Item: Hyperspectral analysis of direct shortwave radiative forcing of dust in mountain snowcover
Title: Hyperspectral analysis of direct shortwave radiative forcing of dust in mountain snowcover
Proceedings: Proceedings of the 2006 International Snow Science Workshop, Telluride, Colorado
Authors: Thomas H. Painter, Maureen P. Cassidy, National Snow and Ice Data Center, Boulder, Colorado
Abstract: Springtime desert dust storms regularly deposit radiatively absorbing dust on the snow cover of the San Juan Mountains of southwestern Colorado. The dust reduces the albedo of snow in visible wavelengths, accelerates grain metamorphism, and increases grain size, significantly impacting the energy balance of the San Juan Mountains seasonal snowpack. The NASA/JPL Airborne Visible/Infrared Imaging Spectrometer (AVIRIS) is of sufficient spectral resolution to quantitatively detect the radiative effects of dust upon the grain size and visible albedo of snow. AVIRIS detects upwelling radiance in 224 contiguous spectral channels within the wavelength range of 400-2500 nanometers, and is flown at ~5 km altitude in a Twin Otter aircraft. We analyze AVIRIS data collected over two energy balance monitoring sites in the alpine and sub alpine of Red Mountain Pass in the San Juan Mountains on May 19 and May 21 of 2004, and April 26, 2006. We used the software Atmospheric Correction Now (ACORN) to atmospherically correct the AVIRIS data to apparent surface reflectance and enhanced the reflectance retrieval with field spectra of a within scene calibration site. The Scaled Integral Dust Index model uses radiative transfer calculations of clean snow directional reflectance for snow of grain size inferred on a pixel by pixel basis from the AVIRIS data themselves. The scaled integral between the AVIRIS spectrum and the radiative transfer spectrum gives the direct measure of the surface shortwave forcing of dust in snow. The relationship between quantitative estimates of relative dust concentration and grain size is direct until a threshold dust concentration at which the relationship inverts. The absorption by large concentrations of dust appears to contaminate the scaled area of the 1030 nm ice absorption feature. We present here statistics of the spatial variation and persistence of dust radiative forcing in snow.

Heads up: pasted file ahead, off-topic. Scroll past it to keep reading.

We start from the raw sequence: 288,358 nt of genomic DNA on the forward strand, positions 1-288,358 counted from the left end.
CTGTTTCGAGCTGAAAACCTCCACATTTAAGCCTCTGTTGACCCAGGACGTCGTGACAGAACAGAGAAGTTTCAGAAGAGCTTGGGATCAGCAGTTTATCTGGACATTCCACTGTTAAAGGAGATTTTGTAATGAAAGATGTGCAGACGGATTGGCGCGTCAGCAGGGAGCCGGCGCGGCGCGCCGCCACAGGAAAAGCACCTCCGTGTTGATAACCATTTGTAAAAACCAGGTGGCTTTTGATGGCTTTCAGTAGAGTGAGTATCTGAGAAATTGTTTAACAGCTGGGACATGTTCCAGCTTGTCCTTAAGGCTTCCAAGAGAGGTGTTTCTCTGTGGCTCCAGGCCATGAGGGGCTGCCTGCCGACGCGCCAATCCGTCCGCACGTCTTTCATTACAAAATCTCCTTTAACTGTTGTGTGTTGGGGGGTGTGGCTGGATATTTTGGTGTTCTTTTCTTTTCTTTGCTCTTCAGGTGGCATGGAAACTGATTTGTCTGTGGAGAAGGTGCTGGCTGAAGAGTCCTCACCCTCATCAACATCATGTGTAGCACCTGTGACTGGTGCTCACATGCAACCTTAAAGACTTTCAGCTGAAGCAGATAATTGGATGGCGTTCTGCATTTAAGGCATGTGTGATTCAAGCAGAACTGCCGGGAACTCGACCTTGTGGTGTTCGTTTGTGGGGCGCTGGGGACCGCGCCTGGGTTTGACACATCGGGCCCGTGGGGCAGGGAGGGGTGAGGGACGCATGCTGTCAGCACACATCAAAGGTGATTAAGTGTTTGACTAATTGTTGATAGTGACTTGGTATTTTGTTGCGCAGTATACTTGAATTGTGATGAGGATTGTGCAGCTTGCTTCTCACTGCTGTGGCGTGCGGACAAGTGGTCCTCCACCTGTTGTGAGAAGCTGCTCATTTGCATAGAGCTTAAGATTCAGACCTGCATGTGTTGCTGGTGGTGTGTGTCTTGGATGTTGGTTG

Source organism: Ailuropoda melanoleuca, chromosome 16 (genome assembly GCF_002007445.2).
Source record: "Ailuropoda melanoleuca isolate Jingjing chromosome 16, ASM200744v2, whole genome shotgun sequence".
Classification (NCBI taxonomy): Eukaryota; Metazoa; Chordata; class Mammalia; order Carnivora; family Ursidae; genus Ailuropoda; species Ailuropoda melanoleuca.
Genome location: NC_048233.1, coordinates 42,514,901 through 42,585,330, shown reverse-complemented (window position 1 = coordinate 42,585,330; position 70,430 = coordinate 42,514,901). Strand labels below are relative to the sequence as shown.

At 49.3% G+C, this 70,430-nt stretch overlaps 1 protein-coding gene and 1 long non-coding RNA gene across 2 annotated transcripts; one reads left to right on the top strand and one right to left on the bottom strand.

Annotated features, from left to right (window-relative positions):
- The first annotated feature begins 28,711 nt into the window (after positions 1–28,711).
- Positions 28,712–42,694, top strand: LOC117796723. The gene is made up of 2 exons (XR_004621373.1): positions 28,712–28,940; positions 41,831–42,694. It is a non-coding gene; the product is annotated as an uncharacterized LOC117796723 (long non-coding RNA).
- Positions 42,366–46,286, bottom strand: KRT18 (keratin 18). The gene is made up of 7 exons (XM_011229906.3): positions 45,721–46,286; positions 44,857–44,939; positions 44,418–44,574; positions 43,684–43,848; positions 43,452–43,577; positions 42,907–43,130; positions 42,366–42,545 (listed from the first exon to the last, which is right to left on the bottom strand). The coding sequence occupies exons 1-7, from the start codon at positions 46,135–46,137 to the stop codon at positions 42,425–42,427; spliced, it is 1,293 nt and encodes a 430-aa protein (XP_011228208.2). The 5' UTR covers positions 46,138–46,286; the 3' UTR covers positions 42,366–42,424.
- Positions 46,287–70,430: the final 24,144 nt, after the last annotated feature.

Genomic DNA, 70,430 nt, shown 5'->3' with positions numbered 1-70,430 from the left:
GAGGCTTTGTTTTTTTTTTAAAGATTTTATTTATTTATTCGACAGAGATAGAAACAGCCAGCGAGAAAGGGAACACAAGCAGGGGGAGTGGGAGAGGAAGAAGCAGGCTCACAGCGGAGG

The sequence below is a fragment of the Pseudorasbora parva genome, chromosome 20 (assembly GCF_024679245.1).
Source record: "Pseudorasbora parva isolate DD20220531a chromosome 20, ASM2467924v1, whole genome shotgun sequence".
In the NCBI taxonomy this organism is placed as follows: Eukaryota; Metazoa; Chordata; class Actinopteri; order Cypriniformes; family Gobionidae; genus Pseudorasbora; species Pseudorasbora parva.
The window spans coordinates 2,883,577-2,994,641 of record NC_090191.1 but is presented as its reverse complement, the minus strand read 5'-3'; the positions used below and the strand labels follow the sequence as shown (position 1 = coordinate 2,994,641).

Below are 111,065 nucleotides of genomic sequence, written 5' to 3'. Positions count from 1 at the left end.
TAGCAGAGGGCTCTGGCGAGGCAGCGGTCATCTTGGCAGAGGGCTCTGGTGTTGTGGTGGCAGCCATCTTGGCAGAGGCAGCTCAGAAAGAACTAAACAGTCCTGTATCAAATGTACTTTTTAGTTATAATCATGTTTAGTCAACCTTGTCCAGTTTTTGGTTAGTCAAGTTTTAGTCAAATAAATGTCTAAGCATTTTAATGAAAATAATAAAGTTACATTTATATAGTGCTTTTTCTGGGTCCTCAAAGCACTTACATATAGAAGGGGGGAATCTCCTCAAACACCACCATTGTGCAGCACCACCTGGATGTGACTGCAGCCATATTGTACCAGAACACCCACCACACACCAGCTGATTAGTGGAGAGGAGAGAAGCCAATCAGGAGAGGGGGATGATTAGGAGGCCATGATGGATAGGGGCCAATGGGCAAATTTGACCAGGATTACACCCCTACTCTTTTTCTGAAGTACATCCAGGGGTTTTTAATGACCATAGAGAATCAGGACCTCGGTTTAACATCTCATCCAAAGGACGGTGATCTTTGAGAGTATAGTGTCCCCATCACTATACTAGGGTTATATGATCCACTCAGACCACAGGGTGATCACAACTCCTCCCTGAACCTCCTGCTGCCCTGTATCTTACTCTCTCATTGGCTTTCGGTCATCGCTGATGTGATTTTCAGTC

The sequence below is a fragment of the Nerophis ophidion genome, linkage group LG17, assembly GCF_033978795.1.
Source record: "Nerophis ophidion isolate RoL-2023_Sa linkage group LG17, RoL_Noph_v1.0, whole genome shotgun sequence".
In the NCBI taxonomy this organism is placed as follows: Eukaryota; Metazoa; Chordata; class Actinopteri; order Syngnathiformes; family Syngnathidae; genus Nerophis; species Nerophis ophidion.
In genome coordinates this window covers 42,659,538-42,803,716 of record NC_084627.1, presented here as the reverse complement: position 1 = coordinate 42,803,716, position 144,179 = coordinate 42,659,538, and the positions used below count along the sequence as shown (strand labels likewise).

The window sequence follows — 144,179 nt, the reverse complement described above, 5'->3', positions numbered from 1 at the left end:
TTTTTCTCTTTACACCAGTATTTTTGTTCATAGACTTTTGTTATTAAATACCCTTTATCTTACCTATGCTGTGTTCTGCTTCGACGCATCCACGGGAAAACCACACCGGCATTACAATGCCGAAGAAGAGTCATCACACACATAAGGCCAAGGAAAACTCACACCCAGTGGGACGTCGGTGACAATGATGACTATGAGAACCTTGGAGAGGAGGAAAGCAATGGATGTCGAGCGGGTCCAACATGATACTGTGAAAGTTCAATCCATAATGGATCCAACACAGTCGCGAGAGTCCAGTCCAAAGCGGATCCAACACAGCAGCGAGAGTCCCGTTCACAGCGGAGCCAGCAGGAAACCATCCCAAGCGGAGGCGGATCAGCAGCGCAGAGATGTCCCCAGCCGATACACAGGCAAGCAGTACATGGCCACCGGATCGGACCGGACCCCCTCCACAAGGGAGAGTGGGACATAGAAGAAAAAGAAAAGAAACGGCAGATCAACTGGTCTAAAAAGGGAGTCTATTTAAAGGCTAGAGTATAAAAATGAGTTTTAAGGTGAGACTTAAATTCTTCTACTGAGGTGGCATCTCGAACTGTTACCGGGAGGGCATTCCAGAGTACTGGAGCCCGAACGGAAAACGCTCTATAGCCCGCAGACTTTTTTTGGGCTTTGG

Keywords: snow, dust, radiative forcing, hyperspectral, remote sensing
Digital Abstract Not Available